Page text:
Full disclosure: I’m a 49ers football fan.
So when I read this ESPN article about how former New Orleans Saints defensive coordinator Gregg Williams instructed his team to try to intentionally injure 49ers in a playoff game, I was a little more bothered than I should have been. But even setting aside my team allegiances, the article shows a very dark side to the NFL and a game that many of us love.
An audio recording of Williams speaking to his team on the eve of their game with the 49ers contains some very disturbing statements. Williams instructed his players to specifically target the San Francisco's quarterback, tight end and top two receivers. On multiple occasions, he told Saints defenders to aim for their opponents' heads and chins when tackling, even using such inflammatory language as “Kill the head and the body will die.”
The NFL is already in hot water over head injuries in football and whether the league is doing enough to protect players and warn them about the risks of concussions and head trauma. Head injuries can be very serious, as the other attorneys in my firm and I know all too well. Multiple retired players have brought lawsuits against the NFL for health issues and disabilities that they now face. Williams’ recorded statements certainly don’t help the league's image, and they raise questions about the role coaches play in raising the stakes of the game.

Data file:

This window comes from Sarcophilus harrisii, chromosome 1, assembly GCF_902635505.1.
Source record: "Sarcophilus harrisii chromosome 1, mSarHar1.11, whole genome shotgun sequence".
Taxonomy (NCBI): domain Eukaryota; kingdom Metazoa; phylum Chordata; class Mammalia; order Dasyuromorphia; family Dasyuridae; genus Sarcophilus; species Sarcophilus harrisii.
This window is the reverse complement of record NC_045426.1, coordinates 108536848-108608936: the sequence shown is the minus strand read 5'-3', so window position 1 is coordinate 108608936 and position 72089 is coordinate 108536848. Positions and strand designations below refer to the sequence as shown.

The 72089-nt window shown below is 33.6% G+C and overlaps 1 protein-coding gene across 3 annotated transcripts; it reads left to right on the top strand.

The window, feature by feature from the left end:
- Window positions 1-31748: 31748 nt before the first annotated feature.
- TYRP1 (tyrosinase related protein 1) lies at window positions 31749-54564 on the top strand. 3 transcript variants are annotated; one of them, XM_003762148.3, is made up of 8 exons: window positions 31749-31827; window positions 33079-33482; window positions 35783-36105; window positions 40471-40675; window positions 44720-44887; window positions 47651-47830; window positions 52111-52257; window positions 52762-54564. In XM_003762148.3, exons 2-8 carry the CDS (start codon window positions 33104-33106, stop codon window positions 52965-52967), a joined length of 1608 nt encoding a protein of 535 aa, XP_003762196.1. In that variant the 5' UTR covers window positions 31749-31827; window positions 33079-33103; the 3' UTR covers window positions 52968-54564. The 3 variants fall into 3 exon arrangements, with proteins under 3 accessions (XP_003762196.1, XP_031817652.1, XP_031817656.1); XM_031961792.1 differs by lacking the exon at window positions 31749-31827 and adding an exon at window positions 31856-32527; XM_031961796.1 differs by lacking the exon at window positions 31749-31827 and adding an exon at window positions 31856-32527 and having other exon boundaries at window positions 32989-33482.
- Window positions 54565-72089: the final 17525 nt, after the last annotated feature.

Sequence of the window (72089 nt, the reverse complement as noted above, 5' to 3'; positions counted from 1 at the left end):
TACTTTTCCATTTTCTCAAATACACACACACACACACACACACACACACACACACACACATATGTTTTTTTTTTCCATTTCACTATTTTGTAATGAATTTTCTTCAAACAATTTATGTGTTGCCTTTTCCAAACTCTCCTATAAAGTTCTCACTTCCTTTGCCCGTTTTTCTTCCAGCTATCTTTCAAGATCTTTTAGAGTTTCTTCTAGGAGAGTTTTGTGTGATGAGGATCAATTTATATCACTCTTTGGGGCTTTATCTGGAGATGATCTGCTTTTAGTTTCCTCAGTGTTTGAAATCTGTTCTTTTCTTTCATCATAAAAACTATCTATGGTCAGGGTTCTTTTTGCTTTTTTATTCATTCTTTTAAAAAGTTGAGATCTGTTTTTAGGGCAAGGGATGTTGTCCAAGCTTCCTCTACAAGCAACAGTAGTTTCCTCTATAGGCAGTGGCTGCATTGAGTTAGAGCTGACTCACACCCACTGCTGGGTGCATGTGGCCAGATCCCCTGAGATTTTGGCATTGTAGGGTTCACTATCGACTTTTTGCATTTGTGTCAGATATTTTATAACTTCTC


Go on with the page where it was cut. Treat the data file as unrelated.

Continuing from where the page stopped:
There is a counterpoint to this argument, of course, and it's one that I've heard many times. Admittedly, I've never been in a college or pro football locker room, but many of those who have say this type of Saturday evening speech is pretty typical. Also, there is little evidence that Saints players actually delivered an inordinate number of illegal hits. So the argument that Williams and the team are being punished for words and not actions also makes some sense. The issue, in my opinion, is that Williams appeas to have advocated and encouraged violence itself rather than hard play. That crosses a line.
No doubt, professional football is a violent game. Most fans want it to be. The hit I remember the most during the Saints-49ers playoff game was delivered to Saints running back Pierre Thomas as he approached the goal line. The collision with San Francisco safety Donte Whitner was particularly hard. But it was legal under current rules and caused Thomas to fumble the football.
The 49ers recovered the ball, and Thomas never came back in the game. As a Niners fan, I was cheering along with everyone else. I am not advocating tag or flag football league here, but let's hope that statements like the ones Willims made during his locker room speech don't end up causing serious and unnecessary injuries and destroy a game so many love.
About the Editors: The Shapiro, Lewis & Appleton personal injury law firm, which has offices in Virginia (VA) and North Carolina (NC), edits the injury law blogs Virginia Beach Injuryboard, Norfolk Injuryboard and Northeast North Carolina Injuryboard as pro bono services.